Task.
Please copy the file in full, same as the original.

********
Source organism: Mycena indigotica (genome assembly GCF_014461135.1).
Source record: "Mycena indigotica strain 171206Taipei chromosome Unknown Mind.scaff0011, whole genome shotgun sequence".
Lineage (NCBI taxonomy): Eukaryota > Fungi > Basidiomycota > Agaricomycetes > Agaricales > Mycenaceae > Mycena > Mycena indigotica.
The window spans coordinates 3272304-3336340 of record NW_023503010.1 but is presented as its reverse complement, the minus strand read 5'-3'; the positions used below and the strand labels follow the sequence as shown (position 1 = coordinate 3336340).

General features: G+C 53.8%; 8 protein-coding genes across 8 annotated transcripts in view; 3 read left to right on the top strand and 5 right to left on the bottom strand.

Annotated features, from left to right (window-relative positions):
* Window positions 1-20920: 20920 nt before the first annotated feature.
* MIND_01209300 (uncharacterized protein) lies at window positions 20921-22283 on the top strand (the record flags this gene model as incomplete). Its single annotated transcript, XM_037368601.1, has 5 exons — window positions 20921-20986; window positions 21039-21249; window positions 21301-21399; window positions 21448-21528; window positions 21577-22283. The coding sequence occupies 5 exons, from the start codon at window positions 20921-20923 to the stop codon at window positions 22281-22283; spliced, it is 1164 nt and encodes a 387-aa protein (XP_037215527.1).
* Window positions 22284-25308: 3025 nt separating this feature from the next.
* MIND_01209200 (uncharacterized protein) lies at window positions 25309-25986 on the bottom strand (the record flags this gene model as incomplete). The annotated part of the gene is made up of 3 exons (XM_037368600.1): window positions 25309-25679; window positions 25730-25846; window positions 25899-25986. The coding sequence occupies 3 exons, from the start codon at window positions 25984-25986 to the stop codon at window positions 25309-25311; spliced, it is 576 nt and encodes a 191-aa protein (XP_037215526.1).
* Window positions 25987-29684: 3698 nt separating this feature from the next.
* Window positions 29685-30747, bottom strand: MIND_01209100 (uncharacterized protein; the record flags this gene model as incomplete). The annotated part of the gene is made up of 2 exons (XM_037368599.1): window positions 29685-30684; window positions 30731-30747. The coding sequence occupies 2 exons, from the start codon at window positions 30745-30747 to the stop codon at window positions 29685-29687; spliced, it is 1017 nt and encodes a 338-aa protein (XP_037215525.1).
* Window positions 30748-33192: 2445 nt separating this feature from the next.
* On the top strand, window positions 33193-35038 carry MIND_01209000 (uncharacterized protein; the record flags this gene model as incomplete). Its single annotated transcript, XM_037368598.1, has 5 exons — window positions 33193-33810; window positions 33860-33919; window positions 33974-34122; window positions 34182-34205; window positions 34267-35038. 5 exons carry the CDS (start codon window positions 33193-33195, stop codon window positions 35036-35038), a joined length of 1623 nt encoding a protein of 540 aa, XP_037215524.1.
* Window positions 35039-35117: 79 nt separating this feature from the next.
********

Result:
Source organism: Mycena indigotica (genome assembly GCF_014461135.1).
Source record: "Mycena indigotica strain 171206Taipei chromosome Unknown Mind.scaff0011, whole genome shotgun sequence".
Lineage (NCBI taxonomy): Eukaryota > Fungi > Basidiomycota > Agaricomycetes > Agaricales > Mycenaceae > Mycena > Mycena indigotica.
The window spans coordinates 3272304-3336340 of record NW_023503010.1 but is presented as its reverse complement, the minus strand read 5'-3'; the positions used below and the strand labels follow the sequence as shown (position 1 = coordinate 3336340).

General features: G+C 53.8%; 8 protein-coding genes across 8 annotated transcripts in view; 3 read left to right on the top strand and 5 right to left on the bottom strand.

Annotated features, from left to right (window-relative positions):
* Window positions 1-20920: 20920 nt before the first annotated feature.
* MIND_01209300 (uncharacterized protein) lies at window positions 20921-22283 on the top strand (the record flags this gene model as incomplete). Its single annotated transcript, XM_037368601.1, has 5 exons — window positions 20921-20986; window positions 21039-21249; window positions 21301-21399; window positions 21448-21528; window positions 21577-22283. The coding sequence occupies 5 exons, from the start codon at window positions 20921-20923 to the stop codon at window positions 22281-22283; spliced, it is 1164 nt and encodes a 387-aa protein (XP_037215527.1).
* Window positions 22284-25308: 3025 nt separating this feature from the next.
* MIND_01209200 (uncharacterized protein) lies at window positions 25309-25986 on the bottom strand (the record flags this gene model as incomplete). The annotated part of the gene is made up of 3 exons (XM_037368600.1): window positions 25309-25679; window positions 25730-25846; window positions 25899-25986. The coding sequence occupies 3 exons, from the start codon at window positions 25984-25986 to the stop codon at window positions 25309-25311; spliced, it is 576 nt and encodes a 191-aa protein (XP_037215526.1).
* Window positions 25987-29684: 3698 nt separating this feature from the next.
* Window positions 29685-30747, bottom strand: MIND_01209100 (uncharacterized protein; the record flags this gene model as incomplete). The annotated part of the gene is made up of 2 exons (XM_037368599.1): window positions 29685-30684; window positions 30731-30747. The coding sequence occupies 2 exons, from the start codon at window positions 30745-30747 to the stop codon at window positions 29685-29687; spliced, it is 1017 nt and encodes a 338-aa protein (XP_037215525.1).
* Window positions 30748-33192: 2445 nt separating this feature from the next.
* On the top strand, window positions 33193-35038 carry MIND_01209000 (uncharacterized protein; the record flags this gene model as incomplete). Its single annotated transcript, XM_037368598.1, has 5 exons — window positions 33193-33810; window positions 33860-33919; window positions 33974-34122; window positions 34182-34205; window positions 34267-35038. 5 exons carry the CDS (start codon window positions 33193-33195, stop codon window positions 35036-35038), a joined length of 1623 nt encoding a protein of 540 aa, XP_037215524.1.
* Window positions 35039-35117: 79 nt separating this feature from the next.